Saturday, 5 September 2015

Spacefarers And Gendarmes

It's been a really busy week.

Our daughter decided that Tuesday would be a good day (being well rested after a long Bank Holiday weekend) to give birth to her twins, eight weeks early.

Despite a few nagging complications both mum and boys are doing well. Time is what is needed and we all have to be patient.

Work-wise I have had a nightmare week working on 15mm renaissance for one of my clients. More specifically, the cause of my angst has been 15mm horses for 16th century Gendarmes.

I love the renaissance and would say without pausing to think about it, that it's my favourite historical period.

Here're a few pics which I think will illustrate why my angst has reached a pinnacle this week. Fuck, I nearly considered going back out to work for a living...

After the first 32 of these, even fully equipped mounted crossbowmen seemed like a breeze. The models are late Essex Miniatures, which personally I find less aesthetically and indeed historically pleasing to my aged eyes.

And so to my weekend...

If you are one of the many who follow this rambling stream which I call my blog, you'll know by now that I am more than a fan of the Citadel Spacefarers... I am the fan. Furthermore, I've decided to build a display game with around 300 figures pitching Imperial Marines, Redemptionists and Space Pirates against each other, hopefully with as much attention being paid to getting them to look true to the times.

So, here I offer you what in my not-so-humble opinion is the greatest jet cycle ever produced by any company in the history of the world.

I have nicknamed this the 'Ackland Interceptor' and I paid a pretty penny for this, along with it's rider.

Now, I have a real bee in my bonnet about representing these old models with authentic paint finishes and styles.

To me, if you are going to use 21st century styles and wonder products on old lead, then you may as well fuck off, and join the GW fanboy brigade, whoring their souls to...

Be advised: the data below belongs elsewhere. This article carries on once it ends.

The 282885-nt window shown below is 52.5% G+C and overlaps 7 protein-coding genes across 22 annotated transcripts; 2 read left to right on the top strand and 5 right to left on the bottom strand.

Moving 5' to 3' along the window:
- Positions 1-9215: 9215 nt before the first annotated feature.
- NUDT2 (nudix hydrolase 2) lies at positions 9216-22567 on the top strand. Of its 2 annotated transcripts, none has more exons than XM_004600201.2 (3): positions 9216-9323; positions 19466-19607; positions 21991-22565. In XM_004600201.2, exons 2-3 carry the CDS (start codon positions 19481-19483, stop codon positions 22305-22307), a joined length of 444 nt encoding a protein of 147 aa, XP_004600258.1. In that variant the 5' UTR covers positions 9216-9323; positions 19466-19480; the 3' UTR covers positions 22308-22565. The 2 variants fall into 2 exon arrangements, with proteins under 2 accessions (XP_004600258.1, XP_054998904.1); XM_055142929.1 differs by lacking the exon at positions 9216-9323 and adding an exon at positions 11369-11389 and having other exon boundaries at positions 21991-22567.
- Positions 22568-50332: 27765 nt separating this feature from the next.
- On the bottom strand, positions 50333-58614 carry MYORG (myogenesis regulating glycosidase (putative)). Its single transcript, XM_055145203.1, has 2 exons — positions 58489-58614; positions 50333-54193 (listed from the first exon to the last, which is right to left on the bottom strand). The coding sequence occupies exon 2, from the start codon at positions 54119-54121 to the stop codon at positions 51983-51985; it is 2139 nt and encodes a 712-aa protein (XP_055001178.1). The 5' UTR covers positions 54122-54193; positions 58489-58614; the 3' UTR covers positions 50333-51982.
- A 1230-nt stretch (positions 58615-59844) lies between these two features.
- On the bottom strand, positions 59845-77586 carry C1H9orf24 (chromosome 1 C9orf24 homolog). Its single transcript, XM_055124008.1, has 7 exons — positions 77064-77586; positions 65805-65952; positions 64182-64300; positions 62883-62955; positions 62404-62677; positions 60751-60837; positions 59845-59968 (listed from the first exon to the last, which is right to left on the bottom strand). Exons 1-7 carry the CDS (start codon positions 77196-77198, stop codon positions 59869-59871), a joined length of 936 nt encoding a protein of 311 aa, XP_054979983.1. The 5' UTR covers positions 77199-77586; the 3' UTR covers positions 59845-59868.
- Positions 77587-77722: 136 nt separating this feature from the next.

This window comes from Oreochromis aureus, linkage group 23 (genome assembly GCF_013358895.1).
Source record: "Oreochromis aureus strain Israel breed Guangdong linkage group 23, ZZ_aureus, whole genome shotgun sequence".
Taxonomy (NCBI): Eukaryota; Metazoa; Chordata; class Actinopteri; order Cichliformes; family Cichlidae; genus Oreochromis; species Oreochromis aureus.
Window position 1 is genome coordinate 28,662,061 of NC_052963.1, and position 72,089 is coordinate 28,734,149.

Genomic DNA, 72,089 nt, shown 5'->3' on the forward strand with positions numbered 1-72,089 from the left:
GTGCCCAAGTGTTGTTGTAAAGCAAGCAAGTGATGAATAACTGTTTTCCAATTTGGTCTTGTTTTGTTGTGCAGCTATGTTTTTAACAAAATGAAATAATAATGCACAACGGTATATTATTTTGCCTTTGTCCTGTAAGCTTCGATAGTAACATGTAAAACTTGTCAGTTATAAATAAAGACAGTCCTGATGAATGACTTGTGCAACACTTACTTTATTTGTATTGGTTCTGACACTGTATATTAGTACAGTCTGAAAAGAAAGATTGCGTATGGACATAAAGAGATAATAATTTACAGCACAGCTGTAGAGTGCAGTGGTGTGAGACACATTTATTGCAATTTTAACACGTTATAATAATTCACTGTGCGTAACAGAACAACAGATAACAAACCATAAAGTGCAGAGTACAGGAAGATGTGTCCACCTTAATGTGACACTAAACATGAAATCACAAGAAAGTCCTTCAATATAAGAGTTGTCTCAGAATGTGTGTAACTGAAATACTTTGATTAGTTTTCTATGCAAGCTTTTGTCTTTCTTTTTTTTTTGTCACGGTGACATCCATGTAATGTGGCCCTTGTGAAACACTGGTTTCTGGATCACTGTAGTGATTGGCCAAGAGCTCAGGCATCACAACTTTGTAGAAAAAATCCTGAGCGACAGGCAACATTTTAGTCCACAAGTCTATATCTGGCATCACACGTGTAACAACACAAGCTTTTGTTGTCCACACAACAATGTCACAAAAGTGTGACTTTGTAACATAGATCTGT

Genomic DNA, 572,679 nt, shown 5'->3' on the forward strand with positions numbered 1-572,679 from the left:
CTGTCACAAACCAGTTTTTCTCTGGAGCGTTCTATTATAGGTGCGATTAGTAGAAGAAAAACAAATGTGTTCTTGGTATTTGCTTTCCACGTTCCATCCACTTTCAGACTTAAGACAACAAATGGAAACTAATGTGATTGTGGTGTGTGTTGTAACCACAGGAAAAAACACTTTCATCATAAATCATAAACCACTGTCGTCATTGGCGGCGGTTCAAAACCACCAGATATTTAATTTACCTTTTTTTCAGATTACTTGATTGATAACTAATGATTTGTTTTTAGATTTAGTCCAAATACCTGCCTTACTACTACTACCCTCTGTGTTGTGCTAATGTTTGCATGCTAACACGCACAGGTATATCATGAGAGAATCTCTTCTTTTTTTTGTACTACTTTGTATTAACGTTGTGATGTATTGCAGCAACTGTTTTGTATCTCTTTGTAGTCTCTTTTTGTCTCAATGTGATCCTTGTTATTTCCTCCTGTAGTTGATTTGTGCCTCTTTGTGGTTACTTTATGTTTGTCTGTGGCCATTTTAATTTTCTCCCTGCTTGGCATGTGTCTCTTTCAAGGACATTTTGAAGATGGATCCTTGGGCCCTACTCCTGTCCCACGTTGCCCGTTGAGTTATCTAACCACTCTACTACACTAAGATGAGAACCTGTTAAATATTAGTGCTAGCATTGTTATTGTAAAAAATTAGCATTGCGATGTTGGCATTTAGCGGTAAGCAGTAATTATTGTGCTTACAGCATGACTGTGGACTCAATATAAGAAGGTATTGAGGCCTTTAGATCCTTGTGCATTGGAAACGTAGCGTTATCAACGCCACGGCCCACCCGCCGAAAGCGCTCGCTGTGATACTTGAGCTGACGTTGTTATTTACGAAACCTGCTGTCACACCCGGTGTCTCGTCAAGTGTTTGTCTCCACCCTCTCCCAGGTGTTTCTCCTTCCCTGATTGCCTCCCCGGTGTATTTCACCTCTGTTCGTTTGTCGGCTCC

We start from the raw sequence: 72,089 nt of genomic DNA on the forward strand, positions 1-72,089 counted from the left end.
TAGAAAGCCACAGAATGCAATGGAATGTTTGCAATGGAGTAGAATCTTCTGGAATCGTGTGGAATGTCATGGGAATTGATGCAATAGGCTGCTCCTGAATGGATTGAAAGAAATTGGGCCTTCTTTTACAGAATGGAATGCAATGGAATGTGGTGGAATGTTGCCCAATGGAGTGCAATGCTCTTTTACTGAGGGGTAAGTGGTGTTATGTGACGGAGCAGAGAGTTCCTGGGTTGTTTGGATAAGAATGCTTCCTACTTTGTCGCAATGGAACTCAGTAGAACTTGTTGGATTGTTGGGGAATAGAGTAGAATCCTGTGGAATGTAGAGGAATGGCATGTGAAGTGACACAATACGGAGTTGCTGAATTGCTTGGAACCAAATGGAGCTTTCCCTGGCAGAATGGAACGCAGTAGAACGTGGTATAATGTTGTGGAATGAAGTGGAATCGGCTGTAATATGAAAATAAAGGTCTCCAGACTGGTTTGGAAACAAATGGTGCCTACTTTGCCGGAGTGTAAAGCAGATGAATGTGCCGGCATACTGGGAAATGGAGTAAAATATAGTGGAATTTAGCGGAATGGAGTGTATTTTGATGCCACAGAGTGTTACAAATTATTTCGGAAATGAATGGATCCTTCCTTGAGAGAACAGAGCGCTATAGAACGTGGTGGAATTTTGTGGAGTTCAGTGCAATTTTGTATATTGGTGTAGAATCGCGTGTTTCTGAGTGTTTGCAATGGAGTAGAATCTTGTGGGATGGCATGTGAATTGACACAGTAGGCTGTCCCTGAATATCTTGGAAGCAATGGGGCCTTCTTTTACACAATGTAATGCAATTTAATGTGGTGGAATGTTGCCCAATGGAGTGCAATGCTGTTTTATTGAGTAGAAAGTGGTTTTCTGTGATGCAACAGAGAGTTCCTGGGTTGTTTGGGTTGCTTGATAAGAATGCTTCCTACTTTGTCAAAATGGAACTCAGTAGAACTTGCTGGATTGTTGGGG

* At this point I had to go and calm down *

Right, where was I?

Ah yes, old style painting. If you go back and look at contemporary photos of this range (and others of course) you'll see that slightly wobbly free hand was the norm and that some decidedly bold colours were used alongside strong metallic tones which did not involve the use of this and that medium. My generation learned to paint well using a few sparse ranges of hobby paint and whatever we could get our hands on at proper artists suppliers.

So, I have only used paints and inks of the type that would be available in the 80s. I find the disciplines I learned almost 40 years ago, returning and what's more they still look good in the modern gaming environment. Flying bases are right out at this time for the most part and the use of wire to give the impression of 'lift' is what's called for. So, I have the model mounted about 6 inches from the ground. I concede that I have used laser cut MDF for the base, but I used to sit for hours in the back garden cutting cavalry and vehicle bases from hardboard with a hacksaw, then sanding off the corners. Once I get the obligatory green painted sand, finished with a yellow drybrush, or the apple green filler with a yellow ochre drybrush onto that base, it will look bang on the money.

Elite painters of the day such as Pete Armstrong and Andy Ritson also used 'Woodflex' wood filler, which gave a really great finish, but was expensive for large armies (and still is) but came in wonderful earthy shades, out of the tube.

I am not saying that modern painting styles don't look good. Hell, Delaney King's SF stuff looks lovely. But, for me, you have to get that slightly 'blocky' finish and utilise the strong yellows, greens and purples that made the best models of the era stand out.

Now, if you'll excuse me I really need to go and think about whether I should paint my marines in white or a garish orange.


PS: I have set up a Facebook group specifically dedicated to the Spacefarers range and game here:

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